In addition to recording past changes in air temperature and glacier melt rates, ice cores also contain information regarding materials that have been deposited onto ice caps and glaciers from the atmosphere. Once deposited onto ice cap surfaces, these materials are buried by subsequent snowfall and incorporated into, first, the firn layer on the ice cap surface and then, as they are buried more deeply by continuing snowfall, into the glacier ice itself. Hence, analyses of ice cores can provide both short and long-term records of what has been deposited from the atmosphere, and inventories of the archive of natural aerosols and pollutants that are contained in the ice and that will eventually be released back into the environment by continued melting. These include wind-blown dust, sea-salt aerosols, the fallout from volcanic eruptions, trace metals (such as lead from leaded gasoline), radioactive fallout from atmospheric nuclear weapons testing, particulate products of biomass burning, and aerosols such as sulphate and nitrate that have both natural and anthropogenic sources. They also include a range of both current-use and “legacy” organic contaminants, some of which have the potential to bio-accumulate in the food chains of aquatic ecosystems located downstream from melting ice caps if they are released back into the environment by melting of firn and ice exposed at or near the glacier surface.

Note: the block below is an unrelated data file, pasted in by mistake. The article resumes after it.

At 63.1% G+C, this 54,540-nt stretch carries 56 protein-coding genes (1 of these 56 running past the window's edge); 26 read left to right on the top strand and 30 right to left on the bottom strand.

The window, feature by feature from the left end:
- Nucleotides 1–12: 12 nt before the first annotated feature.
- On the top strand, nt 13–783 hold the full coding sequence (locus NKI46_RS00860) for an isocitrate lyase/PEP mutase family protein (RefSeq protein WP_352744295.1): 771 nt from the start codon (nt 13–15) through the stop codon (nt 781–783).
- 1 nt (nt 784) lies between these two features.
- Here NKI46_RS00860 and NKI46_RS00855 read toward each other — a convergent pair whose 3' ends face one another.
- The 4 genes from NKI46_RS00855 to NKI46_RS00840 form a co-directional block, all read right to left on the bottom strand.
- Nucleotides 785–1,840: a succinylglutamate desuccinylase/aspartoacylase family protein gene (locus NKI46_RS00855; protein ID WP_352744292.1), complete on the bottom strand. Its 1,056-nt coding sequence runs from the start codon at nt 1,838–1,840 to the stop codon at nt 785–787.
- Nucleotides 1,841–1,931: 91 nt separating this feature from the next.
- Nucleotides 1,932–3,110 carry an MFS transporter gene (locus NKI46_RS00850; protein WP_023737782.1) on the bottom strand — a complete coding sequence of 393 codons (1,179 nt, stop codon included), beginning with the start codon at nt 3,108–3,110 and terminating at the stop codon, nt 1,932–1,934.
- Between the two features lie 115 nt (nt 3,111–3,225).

Bezeau, P., Sharp, M. and Gascon, G. 2014. Variability in summer anticyclonic circulation over the Canadian Arctic Archipelago and west Greenland in the late 20th/early 21st centuries, and its effect on glacier mass balance. International Journal of Climatology. doi: 10.1002/joc.4000.
Bezeau, P., Sharp, M., Burgess, D. and Gascon, G. 2013 Firn profile changes in response to extreme melting in the 21st century at Devon Ice Cap, Nunavut, Canada. Journal of Glaciology 59, 981-991.
Fisher, D., Zheng, J., Burgess, D., Zdanowicz, C., Kinnard, C., Sharp, M. and Bourgeois, J. 2012. Recent melt rates of Canadian Arctic ice caps are the Highest in many Millennia. Global and Planetary Change 84-85, 3-7.
Sharp, M., Burgess, D.O., Cogley, J.G., Ecclestone, M., Labine, C., and Wolken, G.J. 2011. Extreme melt on Canada’s Arctic ice caps in the 21st century. Geophysical Research Letters 38, L11501, doi:10.1029/2011GL047381.